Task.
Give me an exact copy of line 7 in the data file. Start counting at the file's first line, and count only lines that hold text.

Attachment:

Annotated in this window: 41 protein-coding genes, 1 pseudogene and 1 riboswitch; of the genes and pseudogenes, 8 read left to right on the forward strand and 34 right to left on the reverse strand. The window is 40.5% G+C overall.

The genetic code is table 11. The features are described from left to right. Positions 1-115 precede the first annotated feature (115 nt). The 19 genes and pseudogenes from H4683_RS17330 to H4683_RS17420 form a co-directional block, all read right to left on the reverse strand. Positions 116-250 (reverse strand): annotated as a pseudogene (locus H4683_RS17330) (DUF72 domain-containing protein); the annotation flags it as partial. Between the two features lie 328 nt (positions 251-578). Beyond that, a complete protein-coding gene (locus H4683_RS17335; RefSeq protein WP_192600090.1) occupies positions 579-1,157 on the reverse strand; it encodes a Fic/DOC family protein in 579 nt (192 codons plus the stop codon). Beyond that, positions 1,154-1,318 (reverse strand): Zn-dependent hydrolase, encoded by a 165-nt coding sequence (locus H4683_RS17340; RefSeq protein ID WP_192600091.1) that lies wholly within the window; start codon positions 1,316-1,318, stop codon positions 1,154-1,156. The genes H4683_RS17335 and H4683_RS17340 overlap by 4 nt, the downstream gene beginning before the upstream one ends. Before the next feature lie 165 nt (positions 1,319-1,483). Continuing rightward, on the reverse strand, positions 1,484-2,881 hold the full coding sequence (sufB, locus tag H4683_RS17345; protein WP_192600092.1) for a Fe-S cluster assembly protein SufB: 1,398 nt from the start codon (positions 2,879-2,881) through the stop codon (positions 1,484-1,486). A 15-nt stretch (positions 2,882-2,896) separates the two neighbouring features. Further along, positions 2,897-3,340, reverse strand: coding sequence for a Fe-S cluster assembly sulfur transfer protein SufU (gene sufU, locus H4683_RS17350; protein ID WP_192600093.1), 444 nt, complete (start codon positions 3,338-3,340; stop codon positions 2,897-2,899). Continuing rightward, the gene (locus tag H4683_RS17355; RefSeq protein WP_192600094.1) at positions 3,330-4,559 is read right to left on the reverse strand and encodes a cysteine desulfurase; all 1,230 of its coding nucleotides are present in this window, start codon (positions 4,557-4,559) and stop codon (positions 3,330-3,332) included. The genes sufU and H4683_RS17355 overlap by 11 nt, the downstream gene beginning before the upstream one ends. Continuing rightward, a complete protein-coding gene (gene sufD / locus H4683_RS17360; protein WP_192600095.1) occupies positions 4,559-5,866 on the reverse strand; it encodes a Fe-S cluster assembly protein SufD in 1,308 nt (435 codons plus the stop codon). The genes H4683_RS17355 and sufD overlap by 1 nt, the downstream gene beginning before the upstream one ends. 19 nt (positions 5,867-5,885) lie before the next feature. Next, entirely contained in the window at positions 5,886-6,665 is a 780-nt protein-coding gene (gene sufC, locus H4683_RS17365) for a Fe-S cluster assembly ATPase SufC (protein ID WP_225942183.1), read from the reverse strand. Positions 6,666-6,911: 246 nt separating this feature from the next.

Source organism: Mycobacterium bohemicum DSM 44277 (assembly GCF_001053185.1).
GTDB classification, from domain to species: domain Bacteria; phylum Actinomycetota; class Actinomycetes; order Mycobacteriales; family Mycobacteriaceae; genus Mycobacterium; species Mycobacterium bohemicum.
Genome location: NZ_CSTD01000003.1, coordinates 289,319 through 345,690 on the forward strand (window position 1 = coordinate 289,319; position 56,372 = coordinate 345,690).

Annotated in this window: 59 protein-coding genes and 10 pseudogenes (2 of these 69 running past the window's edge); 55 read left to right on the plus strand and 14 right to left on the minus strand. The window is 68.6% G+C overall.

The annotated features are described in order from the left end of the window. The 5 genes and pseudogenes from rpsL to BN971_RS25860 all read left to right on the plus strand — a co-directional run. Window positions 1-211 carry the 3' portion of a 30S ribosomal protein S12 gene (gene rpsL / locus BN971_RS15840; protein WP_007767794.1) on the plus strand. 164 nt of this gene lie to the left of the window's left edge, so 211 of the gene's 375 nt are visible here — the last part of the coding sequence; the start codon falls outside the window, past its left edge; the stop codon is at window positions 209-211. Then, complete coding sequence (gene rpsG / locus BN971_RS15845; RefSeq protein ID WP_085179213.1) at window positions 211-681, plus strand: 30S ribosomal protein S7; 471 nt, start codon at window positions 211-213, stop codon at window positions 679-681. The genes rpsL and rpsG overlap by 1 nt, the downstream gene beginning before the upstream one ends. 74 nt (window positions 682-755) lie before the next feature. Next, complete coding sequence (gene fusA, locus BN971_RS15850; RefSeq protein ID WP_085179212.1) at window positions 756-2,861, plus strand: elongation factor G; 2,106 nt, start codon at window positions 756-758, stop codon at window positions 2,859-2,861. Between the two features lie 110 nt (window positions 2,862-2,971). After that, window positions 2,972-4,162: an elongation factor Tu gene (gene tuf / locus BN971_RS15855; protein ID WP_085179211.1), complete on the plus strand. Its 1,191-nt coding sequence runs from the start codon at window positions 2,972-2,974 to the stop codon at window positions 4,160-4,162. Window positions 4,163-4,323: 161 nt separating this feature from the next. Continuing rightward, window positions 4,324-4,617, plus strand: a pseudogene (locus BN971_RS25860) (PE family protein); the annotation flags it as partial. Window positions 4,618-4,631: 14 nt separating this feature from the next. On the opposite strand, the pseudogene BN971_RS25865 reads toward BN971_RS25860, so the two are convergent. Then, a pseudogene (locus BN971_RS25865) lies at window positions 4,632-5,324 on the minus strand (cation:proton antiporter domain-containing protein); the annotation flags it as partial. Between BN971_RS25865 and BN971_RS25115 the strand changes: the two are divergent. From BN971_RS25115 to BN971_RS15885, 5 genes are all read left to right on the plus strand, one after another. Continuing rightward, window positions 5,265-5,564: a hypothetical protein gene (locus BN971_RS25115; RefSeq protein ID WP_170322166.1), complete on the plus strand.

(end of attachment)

The annotated features are described in order from the left end of the window. The 5 genes and pseudogenes from rpsL to BN971_RS25860 all read left to right on the plus strand — a co-directional run. Window positions 1-211 carry the 3' portion of a 30S ribosomal protein S12 gene (gene rpsL / locus BN971_RS15840; protein WP_007767794.1) on the plus strand. 164 nt of this gene lie to the left of the window's left edge, so 211 of the gene's 375 nt are visible here — the last part of the coding sequence; the start codon falls outside the window, past its left edge; the stop codon is at window positions 209-211. Then, complete coding sequence (gene rpsG / locus BN971_RS15845; RefSeq protein ID WP_085179213.1) at window positions 211-681, plus strand: 30S ribosomal protein S7; 471 nt, start codon at window positions 211-213, stop codon at window positions 679-681. The genes rpsL and rpsG overlap by 1 nt, the downstream gene beginning before the upstream one ends. 74 nt (window positions 682-755) lie before the next feature. Next, complete coding sequence (gene fusA, locus BN971_RS15850; RefSeq protein ID WP_085179212.1) at window positions 756-2,861, plus strand: elongation factor G; 2,106 nt, start codon at window positions 756-758, stop codon at window positions 2,859-2,861. Between the two features lie 110 nt (window positions 2,862-2,971). After that, window positions 2,972-4,162: an elongation factor Tu gene (gene tuf / locus BN971_RS15855; protein ID WP_085179211.1), complete on the plus strand. Its 1,191-nt coding sequence runs from the start codon at window positions 2,972-2,974 to the stop codon at window positions 4,160-4,162. Window positions 4,163-4,323: 161 nt separating this feature from the next. Continuing rightward, window positions 4,324-4,617, plus strand: a pseudogene (locus BN971_RS25860) (PE family protein); the annotation flags it as partial. Window positions 4,618-4,631: 14 nt separating this feature from the next. On the opposite strand, the pseudogene BN971_RS25865 reads toward BN971_RS25860, so the two are convergent. Then, a pseudogene (locus BN971_RS25865) lies at window positions 4,632-5,324 on the minus strand (cation:proton antiporter domain-containing protein); the annotation flags it as partial. Between BN971_RS25865 and BN971_RS25115 the strand changes: the two are divergent. From BN971_RS25115 to BN971_RS15885, 5 genes are all read left to right on the plus strand, one after another. Continuing rightward, window positions 5,265-5,564: a hypothetical protein gene (locus BN971_RS25115; RefSeq protein ID WP_170322166.1), complete on the plus strand.